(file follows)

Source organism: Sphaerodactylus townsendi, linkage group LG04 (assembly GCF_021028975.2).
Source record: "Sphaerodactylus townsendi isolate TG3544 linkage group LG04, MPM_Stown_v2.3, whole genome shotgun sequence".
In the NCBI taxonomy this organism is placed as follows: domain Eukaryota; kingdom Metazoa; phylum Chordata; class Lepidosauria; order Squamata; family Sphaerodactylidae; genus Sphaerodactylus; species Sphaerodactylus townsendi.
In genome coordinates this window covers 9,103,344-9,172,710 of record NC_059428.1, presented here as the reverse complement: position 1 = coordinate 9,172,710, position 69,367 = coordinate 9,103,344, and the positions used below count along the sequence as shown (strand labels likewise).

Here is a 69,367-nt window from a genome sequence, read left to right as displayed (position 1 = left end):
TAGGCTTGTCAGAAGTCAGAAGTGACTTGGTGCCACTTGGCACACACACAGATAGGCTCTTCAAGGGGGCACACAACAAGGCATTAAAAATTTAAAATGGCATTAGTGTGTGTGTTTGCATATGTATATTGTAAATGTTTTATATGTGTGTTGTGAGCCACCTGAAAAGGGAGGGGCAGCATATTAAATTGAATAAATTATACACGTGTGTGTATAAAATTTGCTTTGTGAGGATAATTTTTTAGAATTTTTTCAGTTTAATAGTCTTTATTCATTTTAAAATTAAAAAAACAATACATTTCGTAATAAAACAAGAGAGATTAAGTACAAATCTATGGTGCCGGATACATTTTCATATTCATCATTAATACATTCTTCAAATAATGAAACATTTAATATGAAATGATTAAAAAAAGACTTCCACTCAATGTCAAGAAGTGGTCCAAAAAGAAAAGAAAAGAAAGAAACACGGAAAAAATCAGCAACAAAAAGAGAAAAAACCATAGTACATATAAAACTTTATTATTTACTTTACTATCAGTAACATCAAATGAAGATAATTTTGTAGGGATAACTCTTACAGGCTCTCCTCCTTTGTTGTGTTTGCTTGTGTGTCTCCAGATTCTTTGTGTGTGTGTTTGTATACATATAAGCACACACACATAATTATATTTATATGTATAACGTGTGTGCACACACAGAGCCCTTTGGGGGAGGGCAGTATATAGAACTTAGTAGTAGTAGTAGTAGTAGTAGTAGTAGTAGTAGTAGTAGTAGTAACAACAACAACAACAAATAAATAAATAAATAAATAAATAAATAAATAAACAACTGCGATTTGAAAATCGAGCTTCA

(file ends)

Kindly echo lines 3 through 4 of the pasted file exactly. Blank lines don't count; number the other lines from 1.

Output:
In the NCBI taxonomy this organism is placed as follows: domain Eukaryota; kingdom Metazoa; phylum Chordata; class Lepidosauria; order Squamata; family Sphaerodactylidae; genus Sphaerodactylus; species Sphaerodactylus townsendi.
In genome coordinates this window covers 9,103,344-9,172,710 of record NC_059428.1, presented here as the reverse complement: position 1 = coordinate 9,172,710, position 69,367 = coordinate 9,103,344, and the positions used below count along the sequence as shown (strand labels likewise).